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US markets on edge for more election surprises

Tuesday, November 1, 2016 - 10:58

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Bombshells notwithstanding, US stock markets still see a victory by Republican presidential candidate Donald Trump as the less likely outcome of the November 8 vote, analysts say.

[WASHINGTON] Bombshells notwithstanding, US stock markets still see a victory by Republican presidential candidate Donald Trump as the less likely outcome of the November 8 vote, analysts say.

But if he does defeat Hillary Clinton, the Democratic nominee, the reaction could be dramatic. What is less clear is whether that initial post-vote market reaction will last.

MIT economics professor Simon Johnson, former chief economist of the International Monetary Fund, says the reaction could be brutal, given the fragile state of the US and global economic recoveries.

"A big adverse surprise - like the election of Donald Trump in the US - would cause the stock market to crash and plunge the world into recession," Prof Johnson said in a column published Monday.

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Market voices on:

"Trump promises to boost US growth immediately to 4-5 per cent, but this is pure fantasy. It is far more likely that his anti-trade policies would cause a sharp slowdown, much like the British are experiencing."

Prof Johnson warned that Mr Trump "would not need congressional approval to slam the brakes on the US economy," and that would push Europe back into recession as well.

While he noted that investors "regard a Trump presidency as a relatively low-probability event," if they are wrong, he said, "we should expect... a likely crash in the broader market."

This presidential campaign is far different in tone than any in recent memory, so political analysts who dismissed the "October surprise" effect on US elections as mostly myth, may be eating their words.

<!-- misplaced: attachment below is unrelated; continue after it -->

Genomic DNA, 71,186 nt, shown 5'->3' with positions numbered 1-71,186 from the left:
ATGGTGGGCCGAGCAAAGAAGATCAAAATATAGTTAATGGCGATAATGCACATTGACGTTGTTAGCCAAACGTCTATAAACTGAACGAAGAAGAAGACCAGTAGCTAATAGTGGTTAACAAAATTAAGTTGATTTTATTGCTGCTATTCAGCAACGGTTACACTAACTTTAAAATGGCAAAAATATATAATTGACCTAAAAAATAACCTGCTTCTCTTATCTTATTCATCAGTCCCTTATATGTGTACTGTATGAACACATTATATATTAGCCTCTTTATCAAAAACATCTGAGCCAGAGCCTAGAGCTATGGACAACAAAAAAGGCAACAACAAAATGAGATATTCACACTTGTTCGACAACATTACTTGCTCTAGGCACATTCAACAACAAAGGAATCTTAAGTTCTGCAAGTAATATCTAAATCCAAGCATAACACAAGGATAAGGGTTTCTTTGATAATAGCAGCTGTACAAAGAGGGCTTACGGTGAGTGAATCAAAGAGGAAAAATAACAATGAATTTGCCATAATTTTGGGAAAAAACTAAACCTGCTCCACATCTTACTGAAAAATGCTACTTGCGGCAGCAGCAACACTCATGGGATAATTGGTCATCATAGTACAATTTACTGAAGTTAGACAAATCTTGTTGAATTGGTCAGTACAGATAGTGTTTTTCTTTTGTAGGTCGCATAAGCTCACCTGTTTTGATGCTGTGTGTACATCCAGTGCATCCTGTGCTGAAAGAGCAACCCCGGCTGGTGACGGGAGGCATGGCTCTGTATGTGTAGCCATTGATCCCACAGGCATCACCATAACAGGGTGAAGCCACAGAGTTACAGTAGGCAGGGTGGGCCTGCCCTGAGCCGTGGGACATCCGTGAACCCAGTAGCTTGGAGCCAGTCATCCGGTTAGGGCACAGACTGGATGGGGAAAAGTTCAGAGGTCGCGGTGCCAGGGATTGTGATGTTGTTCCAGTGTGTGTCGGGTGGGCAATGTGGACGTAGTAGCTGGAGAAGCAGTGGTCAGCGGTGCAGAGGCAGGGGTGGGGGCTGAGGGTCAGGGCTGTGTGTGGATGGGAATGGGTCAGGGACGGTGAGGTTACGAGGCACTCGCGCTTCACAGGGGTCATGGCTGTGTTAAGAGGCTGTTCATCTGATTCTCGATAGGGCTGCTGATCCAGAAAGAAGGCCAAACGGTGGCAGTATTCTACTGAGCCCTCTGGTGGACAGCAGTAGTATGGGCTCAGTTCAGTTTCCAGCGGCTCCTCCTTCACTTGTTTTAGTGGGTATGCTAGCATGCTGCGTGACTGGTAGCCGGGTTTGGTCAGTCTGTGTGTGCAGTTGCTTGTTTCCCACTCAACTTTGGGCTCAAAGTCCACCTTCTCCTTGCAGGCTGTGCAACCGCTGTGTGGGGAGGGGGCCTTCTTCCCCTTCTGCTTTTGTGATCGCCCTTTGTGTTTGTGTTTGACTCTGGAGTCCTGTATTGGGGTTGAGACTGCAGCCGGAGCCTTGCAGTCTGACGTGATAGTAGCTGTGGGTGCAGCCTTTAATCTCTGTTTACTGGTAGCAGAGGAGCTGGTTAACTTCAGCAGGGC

Twice in the past month surprise revelations have rocked the campaigns of the two candidates, both times sharply moving Wall Street - though in opposite ways.

The Dow gained 0.5 per cent the day following the release of the recording of Mr Trump describing in vulgar language his behaviour towards women, which many saw as an admission of sexual assault. Yet stocks fell back the very next day.

And the market fell sharply by 1.0 percentage point last Friday on news the FBI is investigating a new trove of emails possibly tied to Mrs Clinton's use of a private email server while secretary of state.

But shares rebounded some ground by the close, and were flat on Monday.

With just a week left before the key vote, some analysts warn of unforeseeable "black swan" events.

"We have warned throughout the campaign that black swan risks, including scandals and information warfare, are extraordinarily high, and hence have been less bullish for a Clinton victory than consensus," Citi Research analysts Tina Fordham and Tiia Lehto wrote in a report. "The extent to which the 11th hour development will influence voter behavior is likely to remain uncertain right up until Election Day."

While they still see a 75 per cent probability of a Clinton victory, the latest development certainly will "further dent voter confidence," the analysts added.

But, as was the case with the two October surprises, there is ample research that stock market reactions following elections do not last long and do not favor either party.

A 2004 Federal Reserve research paper debunked the notion of a stock premium under Democratic administrations, saying: "Ultimately, our results are consistent with the notion that neither risk nor return varies substantially across the presidential cycle."

And BlackRock investment strategist Russ Koesterich wrote earlier this year that who wins the elections does not really matter to stocks over time - mirroring his analysis of the 2012 election as well.

"Historically, whether a Republican or Democrat occupies the White House has had no statistically significant impact on US equity markets," he said.

However, he and other researchers see trends indicating stocks perform better in the third year of an administration and worse in the first year.

AFP

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